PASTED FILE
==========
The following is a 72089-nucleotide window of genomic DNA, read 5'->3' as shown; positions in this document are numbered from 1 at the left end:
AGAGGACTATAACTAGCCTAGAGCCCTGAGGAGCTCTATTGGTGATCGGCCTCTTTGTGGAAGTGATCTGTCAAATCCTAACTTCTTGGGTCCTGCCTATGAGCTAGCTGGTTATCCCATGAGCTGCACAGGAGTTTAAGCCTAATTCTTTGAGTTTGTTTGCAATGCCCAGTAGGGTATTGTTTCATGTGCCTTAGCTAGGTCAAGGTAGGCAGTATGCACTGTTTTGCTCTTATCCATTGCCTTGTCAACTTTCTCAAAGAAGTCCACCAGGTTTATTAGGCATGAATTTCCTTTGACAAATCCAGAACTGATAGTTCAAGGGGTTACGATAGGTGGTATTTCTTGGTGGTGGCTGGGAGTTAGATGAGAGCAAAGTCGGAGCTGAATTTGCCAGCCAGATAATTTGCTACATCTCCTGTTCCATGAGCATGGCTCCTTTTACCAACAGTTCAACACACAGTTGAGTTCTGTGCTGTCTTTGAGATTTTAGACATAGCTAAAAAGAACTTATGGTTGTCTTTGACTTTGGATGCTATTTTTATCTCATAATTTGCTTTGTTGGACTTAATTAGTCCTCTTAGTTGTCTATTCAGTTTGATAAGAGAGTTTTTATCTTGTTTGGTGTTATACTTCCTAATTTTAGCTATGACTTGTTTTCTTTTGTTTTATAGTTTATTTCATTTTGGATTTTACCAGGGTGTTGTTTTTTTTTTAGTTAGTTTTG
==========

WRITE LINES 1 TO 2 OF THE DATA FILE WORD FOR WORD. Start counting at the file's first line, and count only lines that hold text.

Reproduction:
The following is a 72089-nucleotide window of genomic DNA, read 5'->3' as shown; positions in this document are numbered from 1 at the left end:
AGAGGACTATAACTAGCCTAGAGCCCTGAGGAGCTCTATTGGTGATCGGCCTCTTTGTGGAAGTGATCTGTCAAATCCTAACTTCTTGGGTCCTGCCTATGAGCTAGCTGGTTATCCCATGAGCTGCACAGGAGTTTAAGCCTAATTCTTTGAGTTTGTTTGCAATGCCCAGTAGGGTATTGTTTCATGTGCCTTAGCTAGGTCAAGGTAGGCAGTATGCACTGTTTTGCTCTTATCCATTGCCTTGTCAACTTTCTCAAAGAAGTCCACCAGGTTTATTAGGCATGAATTTCCTTTGACAAATCCAGAACTGATAGTTCAAGGGGTTACGATAGGTGGTATTTCTTGGTGGTGGCTGGGAGTTAGATGAGAGCAAAGTCGGAGCTGAATTTGCCAGCCAGATAATTTGCTACATCTCCTGTTCCATGAGCATGGCTCCTTTTACCAACAGTTCAACACACAGTTGAGTTCTGTGCTGTCTTTGAGATTTTAGACATAGCTAAAAAGAACTTATGGTTGTCTTTGACTTTGGATGCTATTTTTATCTCATAATTTGCTTTGTTGGACTTAATTAGTCCTCTTAGTTGTCTATTCAGTTTGATAAGAGAGTTTTTATCTTGTTTGGTGTTATACTTCCTAATTTTAGCTATGACTTGTTTTCTTTTGTTTTATAGTTTATTTCATTTTGGATTTTACCAGGGTGTTGTTTTTTTTTTAGTTAGTTTTG